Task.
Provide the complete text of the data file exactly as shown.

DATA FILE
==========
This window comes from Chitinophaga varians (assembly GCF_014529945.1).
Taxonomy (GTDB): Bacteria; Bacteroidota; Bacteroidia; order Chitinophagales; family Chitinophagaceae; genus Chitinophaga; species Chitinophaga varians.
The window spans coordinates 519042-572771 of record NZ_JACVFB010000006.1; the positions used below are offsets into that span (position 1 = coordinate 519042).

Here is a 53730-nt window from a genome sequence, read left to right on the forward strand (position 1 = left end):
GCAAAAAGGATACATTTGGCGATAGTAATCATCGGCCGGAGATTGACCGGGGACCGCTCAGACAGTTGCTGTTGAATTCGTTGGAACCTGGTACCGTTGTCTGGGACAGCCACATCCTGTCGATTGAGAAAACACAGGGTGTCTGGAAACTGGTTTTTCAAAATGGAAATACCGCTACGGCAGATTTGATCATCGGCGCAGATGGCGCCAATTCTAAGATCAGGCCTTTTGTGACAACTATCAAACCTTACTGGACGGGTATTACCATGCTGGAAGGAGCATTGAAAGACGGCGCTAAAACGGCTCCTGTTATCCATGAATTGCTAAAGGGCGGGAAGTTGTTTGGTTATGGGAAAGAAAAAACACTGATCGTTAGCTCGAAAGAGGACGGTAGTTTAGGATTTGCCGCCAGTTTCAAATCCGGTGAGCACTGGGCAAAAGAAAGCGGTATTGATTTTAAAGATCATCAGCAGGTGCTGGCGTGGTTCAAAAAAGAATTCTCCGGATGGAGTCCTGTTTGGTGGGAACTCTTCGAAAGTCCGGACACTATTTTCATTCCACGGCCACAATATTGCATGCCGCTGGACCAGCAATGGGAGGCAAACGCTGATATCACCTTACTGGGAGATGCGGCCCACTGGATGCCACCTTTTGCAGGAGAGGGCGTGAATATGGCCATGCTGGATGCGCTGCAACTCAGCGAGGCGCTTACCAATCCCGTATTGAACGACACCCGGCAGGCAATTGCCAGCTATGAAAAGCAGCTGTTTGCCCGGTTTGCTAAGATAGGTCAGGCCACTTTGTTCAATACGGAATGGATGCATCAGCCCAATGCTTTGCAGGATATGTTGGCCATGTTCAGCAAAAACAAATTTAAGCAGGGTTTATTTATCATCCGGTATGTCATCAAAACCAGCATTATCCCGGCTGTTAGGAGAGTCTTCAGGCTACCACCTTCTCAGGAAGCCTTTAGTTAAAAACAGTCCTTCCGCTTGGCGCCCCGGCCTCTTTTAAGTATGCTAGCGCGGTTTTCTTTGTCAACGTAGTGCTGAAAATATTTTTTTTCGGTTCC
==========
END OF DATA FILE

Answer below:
This window comes from Chitinophaga varians (assembly GCF_014529945.1).
Taxonomy (GTDB): Bacteria; Bacteroidota; Bacteroidia; order Chitinophagales; family Chitinophagaceae; genus Chitinophaga; species Chitinophaga varians.
The window spans coordinates 519042-572771 of record NZ_JACVFB010000006.1; the positions used below are offsets into that span (position 1 = coordinate 519042).

Here is a 53730-nt window from a genome sequence, read left to right on the forward strand (position 1 = left end):
GCAAAAAGGATACATTTGGCGATAGTAATCATCGGCCGGAGATTGACCGGGGACCGCTCAGACAGTTGCTGTTGAATTCGTTGGAACCTGGTACCGTTGTCTGGGACAGCCACATCCTGTCGATTGAGAAAACACAGGGTGTCTGGAAACTGGTTTTTCAAAATGGAAATACCGCTACGGCAGATTTGATCATCGGCGCAGATGGCGCCAATTCTAAGATCAGGCCTTTTGTGACAACTATCAAACCTTACTGGACGGGTATTACCATGCTGGAAGGAGCATTGAAAGACGGCGCTAAAACGGCTCCTGTTATCCATGAATTGCTAAAGGGCGGGAAGTTGTTTGGTTATGGGAAAGAAAAAACACTGATCGTTAGCTCGAAAGAGGACGGTAGTTTAGGATTTGCCGCCAGTTTCAAATCCGGTGAGCACTGGGCAAAAGAAAGCGGTATTGATTTTAAAGATCATCAGCAGGTGCTGGCGTGGTTCAAAAAAGAATTCTCCGGATGGAGTCCTGTTTGGTGGGAACTCTTCGAAAGTCCGGACACTATTTTCATTCCACGGCCACAATATTGCATGCCGCTGGACCAGCAATGGGAGGCAAACGCTGATATCACCTTACTGGGAGATGCGGCCCACTGGATGCCACCTTTTGCAGGAGAGGGCGTGAATATGGCCATGCTGGATGCGCTGCAACTCAGCGAGGCGCTTACCAATCCCGTATTGAACGACACCCGGCAGGCAATTGCCAGCTATGAAAAGCAGCTGTTTGCCCGGTTTGCTAAGATAGGTCAGGCCACTTTGTTCAATACGGAATGGATGCATCAGCCCAATGCTTTGCAGGATATGTTGGCCATGTTCAGCAAAAACAAATTTAAGCAGGGTTTATTTATCATCCGGTATGTCATCAAAACCAGCATTATCCCGGCTGTTAGGAGAGTCTTCAGGCTACCACCTTCTCAGGAAGCCTTTAGTTAAAAACAGTCCTTCCGCTTGGCGCCCCGGCCTCTTTTAAGTATGCTAGCGCGGTTTTCTTTGTCAACGTAGTGCTGAAAATATTTTTTTTCGGTTCC